Data analyst says Turkey’s Coronavirus figures are inaccurate

Turkey’s daily figures for new Coronavirus cases have recently started to be published again, but one data scientist has suggested that they continue to be inaccurate.

Nick Brown looked at the figures released by the ministry of health, and found that the total figures for cases, deaths, tests and recovered patients rarely end in 0 (zero), which is statistically unlikely to happen randomly.

Brown also said that the figures themselves were inconsistent in their formatting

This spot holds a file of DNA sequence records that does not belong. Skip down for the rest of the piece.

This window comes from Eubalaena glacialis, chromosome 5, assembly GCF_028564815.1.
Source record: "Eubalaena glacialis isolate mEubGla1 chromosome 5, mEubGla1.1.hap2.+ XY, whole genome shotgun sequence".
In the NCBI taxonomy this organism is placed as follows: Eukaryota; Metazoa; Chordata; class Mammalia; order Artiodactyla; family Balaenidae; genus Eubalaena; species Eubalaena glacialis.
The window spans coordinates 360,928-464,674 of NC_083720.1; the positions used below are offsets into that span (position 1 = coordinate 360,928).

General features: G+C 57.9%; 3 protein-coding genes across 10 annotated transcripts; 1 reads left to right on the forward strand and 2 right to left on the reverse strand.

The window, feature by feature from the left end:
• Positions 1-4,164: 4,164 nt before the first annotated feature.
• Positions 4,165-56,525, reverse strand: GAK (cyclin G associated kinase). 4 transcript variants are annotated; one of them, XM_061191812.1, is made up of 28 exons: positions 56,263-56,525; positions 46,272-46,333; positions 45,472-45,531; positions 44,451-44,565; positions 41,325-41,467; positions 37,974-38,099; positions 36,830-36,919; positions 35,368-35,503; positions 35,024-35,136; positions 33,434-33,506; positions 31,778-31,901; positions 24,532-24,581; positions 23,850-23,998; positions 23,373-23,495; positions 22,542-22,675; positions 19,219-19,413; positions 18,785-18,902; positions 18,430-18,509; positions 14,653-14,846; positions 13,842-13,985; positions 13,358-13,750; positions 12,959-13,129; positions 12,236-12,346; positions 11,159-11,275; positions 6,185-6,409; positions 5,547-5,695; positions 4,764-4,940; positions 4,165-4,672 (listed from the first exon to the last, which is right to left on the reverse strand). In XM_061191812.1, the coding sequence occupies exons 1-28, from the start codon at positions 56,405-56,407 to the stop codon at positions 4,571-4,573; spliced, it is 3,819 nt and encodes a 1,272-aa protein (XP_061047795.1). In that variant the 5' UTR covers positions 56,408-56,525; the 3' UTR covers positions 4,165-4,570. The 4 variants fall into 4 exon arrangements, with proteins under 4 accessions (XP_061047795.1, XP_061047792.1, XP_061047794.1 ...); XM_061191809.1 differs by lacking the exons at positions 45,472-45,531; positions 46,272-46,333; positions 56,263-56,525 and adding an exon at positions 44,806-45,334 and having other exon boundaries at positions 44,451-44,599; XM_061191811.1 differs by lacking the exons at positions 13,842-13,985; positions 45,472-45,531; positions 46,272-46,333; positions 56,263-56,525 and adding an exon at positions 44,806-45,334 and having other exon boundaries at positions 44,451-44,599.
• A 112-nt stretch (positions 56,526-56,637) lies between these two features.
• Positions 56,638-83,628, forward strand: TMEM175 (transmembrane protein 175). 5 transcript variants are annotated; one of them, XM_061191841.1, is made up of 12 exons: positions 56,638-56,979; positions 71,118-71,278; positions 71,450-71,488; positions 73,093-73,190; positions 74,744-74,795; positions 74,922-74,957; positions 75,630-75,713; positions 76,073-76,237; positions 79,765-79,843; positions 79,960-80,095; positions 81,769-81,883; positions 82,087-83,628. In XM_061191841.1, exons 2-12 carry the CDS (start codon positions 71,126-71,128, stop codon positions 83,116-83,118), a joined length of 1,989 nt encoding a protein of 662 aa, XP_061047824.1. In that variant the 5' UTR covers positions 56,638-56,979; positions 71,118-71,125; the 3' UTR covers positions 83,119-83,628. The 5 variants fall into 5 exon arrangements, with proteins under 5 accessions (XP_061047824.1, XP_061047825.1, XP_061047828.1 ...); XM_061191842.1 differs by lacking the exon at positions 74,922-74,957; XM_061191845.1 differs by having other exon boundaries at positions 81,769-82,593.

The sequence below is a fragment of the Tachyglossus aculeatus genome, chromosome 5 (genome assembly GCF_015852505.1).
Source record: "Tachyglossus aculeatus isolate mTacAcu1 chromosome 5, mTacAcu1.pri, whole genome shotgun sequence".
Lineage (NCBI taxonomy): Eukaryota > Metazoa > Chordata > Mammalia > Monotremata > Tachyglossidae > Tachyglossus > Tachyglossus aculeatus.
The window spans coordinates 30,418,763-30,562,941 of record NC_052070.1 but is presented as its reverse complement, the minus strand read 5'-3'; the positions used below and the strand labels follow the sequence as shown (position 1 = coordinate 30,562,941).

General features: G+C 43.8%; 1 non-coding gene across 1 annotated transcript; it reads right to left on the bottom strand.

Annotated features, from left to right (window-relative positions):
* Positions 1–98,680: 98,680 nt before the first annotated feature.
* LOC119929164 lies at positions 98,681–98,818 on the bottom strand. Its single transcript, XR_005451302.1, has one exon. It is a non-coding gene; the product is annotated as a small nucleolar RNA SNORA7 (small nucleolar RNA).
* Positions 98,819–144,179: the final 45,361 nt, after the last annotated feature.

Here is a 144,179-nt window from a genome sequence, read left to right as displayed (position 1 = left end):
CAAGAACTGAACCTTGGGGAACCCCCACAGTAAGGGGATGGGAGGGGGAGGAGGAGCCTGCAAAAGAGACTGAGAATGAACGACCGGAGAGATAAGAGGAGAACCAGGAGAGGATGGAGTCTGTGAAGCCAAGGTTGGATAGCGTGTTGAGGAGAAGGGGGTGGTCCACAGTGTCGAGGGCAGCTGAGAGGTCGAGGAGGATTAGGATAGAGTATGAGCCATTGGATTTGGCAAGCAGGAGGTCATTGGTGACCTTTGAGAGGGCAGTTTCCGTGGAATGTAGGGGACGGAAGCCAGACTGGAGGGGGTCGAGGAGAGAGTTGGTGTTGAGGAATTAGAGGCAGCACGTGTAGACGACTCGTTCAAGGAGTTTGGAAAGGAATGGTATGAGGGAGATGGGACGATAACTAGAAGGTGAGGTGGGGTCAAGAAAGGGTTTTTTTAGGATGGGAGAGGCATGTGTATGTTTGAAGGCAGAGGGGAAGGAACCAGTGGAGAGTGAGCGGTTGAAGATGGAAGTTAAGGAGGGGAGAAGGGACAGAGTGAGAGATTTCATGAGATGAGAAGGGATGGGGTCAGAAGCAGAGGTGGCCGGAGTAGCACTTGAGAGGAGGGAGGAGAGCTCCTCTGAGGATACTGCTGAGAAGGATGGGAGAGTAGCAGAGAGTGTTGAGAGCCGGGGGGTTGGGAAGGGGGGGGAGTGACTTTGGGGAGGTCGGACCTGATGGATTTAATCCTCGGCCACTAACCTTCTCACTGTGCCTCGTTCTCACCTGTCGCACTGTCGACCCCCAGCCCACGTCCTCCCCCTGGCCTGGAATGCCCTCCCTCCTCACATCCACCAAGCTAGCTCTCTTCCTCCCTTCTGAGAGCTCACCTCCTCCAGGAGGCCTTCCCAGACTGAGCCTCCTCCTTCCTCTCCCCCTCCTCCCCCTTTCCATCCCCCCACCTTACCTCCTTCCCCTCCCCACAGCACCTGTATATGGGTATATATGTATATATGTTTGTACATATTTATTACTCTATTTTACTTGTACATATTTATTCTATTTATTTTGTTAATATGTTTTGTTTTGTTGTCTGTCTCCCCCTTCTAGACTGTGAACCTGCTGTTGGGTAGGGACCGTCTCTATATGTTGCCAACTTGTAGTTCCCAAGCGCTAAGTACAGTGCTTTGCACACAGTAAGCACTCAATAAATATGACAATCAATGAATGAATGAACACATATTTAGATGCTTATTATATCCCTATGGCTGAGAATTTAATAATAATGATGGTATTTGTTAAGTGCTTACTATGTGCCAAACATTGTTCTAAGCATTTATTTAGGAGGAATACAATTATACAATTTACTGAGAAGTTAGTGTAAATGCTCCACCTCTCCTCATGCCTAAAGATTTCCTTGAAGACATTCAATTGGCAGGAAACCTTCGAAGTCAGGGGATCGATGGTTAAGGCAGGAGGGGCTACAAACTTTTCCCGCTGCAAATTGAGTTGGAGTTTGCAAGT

He concluded that although it was uncertain what could have caused this anomaly in the figures,”it does seem somewhat unlikely that these numbers are entirely the product of natural processes. Perhaps some artefact of the data collection protocols is causing this.”

Brown invoked the statistical principle of Benford’s law, which looks at the frequency distribution of digits in real life data sets, to show that it was unlikely that the Turkish Health Ministry’s figures were arrived at naturally. One respondent to the thread noted that “Bedford's Law roughly held in China, US, and Italy”, linking to an academic paper which analysed the figures from those countries.

On Friday Turkey posted its highest daily infection rate numbers, with almost 30,000 new cases. Doctors and other medical practitioners have been warning for months that the number of cases of Covid-19 in Turkey is far worse than reported.